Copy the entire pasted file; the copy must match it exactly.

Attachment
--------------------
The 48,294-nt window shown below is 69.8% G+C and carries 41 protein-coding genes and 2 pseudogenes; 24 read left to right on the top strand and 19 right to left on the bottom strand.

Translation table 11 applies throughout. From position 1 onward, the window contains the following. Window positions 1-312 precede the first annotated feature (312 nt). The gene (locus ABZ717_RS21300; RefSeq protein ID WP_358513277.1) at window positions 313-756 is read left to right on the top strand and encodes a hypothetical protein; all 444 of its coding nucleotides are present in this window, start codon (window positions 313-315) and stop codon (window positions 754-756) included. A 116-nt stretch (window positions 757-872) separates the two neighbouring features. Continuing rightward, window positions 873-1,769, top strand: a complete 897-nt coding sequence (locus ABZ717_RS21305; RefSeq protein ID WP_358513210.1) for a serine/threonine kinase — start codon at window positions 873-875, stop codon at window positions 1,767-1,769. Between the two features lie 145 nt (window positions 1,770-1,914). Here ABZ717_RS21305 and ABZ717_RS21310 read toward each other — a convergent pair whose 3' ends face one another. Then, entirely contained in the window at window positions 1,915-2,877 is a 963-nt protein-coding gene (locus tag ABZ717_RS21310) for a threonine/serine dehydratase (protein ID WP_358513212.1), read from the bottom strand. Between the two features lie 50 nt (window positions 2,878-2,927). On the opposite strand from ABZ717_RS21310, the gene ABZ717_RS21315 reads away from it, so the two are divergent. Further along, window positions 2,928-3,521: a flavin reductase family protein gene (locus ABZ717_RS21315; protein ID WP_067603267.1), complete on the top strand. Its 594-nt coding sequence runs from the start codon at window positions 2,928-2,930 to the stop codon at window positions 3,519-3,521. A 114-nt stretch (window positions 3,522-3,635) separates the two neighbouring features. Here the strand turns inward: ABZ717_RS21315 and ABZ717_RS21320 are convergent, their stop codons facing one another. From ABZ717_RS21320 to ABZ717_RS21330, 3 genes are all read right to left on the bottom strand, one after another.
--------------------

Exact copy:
The 48,294-nt window shown below is 69.8% G+C and carries 41 protein-coding genes and 2 pseudogenes; 24 read left to right on the top strand and 19 right to left on the bottom strand.

Translation table 11 applies throughout. From position 1 onward, the window contains the following. Window positions 1-312 precede the first annotated feature (312 nt). The gene (locus ABZ717_RS21300; RefSeq protein ID WP_358513277.1) at window positions 313-756 is read left to right on the top strand and encodes a hypothetical protein; all 444 of its coding nucleotides are present in this window, start codon (window positions 313-315) and stop codon (window positions 754-756) included. A 116-nt stretch (window positions 757-872) separates the two neighbouring features. Continuing rightward, window positions 873-1,769, top strand: a complete 897-nt coding sequence (locus ABZ717_RS21305; RefSeq protein ID WP_358513210.1) for a serine/threonine kinase — start codon at window positions 873-875, stop codon at window positions 1,767-1,769. Between the two features lie 145 nt (window positions 1,770-1,914). Here ABZ717_RS21305 and ABZ717_RS21310 read toward each other — a convergent pair whose 3' ends face one another. Then, entirely contained in the window at window positions 1,915-2,877 is a 963-nt protein-coding gene (locus tag ABZ717_RS21310) for a threonine/serine dehydratase (protein ID WP_358513212.1), read from the bottom strand. Between the two features lie 50 nt (window positions 2,878-2,927). On the opposite strand from ABZ717_RS21310, the gene ABZ717_RS21315 reads away from it, so the two are divergent. Further along, window positions 2,928-3,521: a flavin reductase family protein gene (locus ABZ717_RS21315; protein ID WP_067603267.1), complete on the top strand. Its 594-nt coding sequence runs from the start codon at window positions 2,928-2,930 to the stop codon at window positions 3,519-3,521. A 114-nt stretch (window positions 3,522-3,635) separates the two neighbouring features. Here the strand turns inward: ABZ717_RS21315 and ABZ717_RS21320 are convergent, their stop codons facing one another. From ABZ717_RS21320 to ABZ717_RS21330, 3 genes are all read right to left on the bottom strand, one after another.